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Puntweg

Kinderdijk

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Smit House

This is one of the least well-known projects of Gerrit Rietveld, and is a perfect illustration of what the architect referred to as ‘the luxuriance of restraint’. This family home for a wealthy shipbuilding magnate boasts a commonplace interior. The functions are all perfectly ordered, and the interior is devoid of any suggestions of opulence.

Nevertheless, the villa in Kinderdijk is an impressive structure. Rietveld took great trouble in precisely situating the house on the riverbank so it commanded the most striking views of the river. Despite its modest size, the extraordinary view of the boatyard and passing ships gives an incredible sense of freedom. Shipbuilding magnate Leo Smit commissioned Rietveld to design a spacious family home on a site adjacent to his shipbuilding yard with a view of the river and the boatyards on the other side.

The design that was ultimately built was preceded by an impressive series of preliminary designs. The first design, which is shown here, features rounded corners and an arched roof. The client wanted the architecture to integrate elements familiar from shipbuilding and also believed that the rounded forms would reduce the audibility of the wind. The design comprises a ground floor, two upper storeys and a low garage adjacent to the house. A broad balcony, terrace and greenhouse are situated on the southern aspect. The interior includes a large sitting room, a large lounge-cum-bedroom, a kitchen with pantries, toilets, a hall and a workshop are on the ground floor. Six lounge-cum-bedrooms and a bathroom are on the first floor.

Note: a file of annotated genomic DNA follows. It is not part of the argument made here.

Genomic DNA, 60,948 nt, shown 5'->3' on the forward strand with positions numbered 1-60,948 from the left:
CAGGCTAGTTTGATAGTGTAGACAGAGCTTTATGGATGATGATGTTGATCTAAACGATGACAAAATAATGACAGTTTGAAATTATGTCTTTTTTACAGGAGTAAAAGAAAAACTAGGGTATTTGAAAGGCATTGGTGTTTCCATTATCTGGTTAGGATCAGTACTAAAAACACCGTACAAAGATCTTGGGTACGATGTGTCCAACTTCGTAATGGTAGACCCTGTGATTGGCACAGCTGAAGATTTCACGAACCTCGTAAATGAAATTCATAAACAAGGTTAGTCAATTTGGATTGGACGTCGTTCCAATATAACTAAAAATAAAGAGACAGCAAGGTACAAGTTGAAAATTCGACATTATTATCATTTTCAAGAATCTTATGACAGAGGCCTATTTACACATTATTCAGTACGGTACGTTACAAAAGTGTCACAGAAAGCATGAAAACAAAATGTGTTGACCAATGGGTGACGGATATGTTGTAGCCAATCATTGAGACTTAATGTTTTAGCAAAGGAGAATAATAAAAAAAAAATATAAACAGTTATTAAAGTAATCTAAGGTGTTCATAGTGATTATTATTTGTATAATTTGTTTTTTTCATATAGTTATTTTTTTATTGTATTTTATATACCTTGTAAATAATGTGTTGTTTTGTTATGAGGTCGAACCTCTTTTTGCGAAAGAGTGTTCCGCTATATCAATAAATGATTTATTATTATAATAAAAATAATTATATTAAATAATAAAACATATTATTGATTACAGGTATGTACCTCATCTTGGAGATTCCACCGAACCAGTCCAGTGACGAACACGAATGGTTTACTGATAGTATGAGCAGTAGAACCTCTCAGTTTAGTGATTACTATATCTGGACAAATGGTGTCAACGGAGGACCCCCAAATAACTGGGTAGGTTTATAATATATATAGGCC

Because of anticipated difficulties in laying the foundations (poor subsoil and an inaccessible location), the house is founded on a concrete trench that also doubles as a basement that runs the length of the entire house. The design that was actually built bears not the slightest resemblance to the first design. The rounded forms of both the floor plan and facade components are replaced by a flat roof and rectilinear angles (with the exception of two ‘portholes’ flanking the front door). The villa was, however, built on the concrete substructure. 

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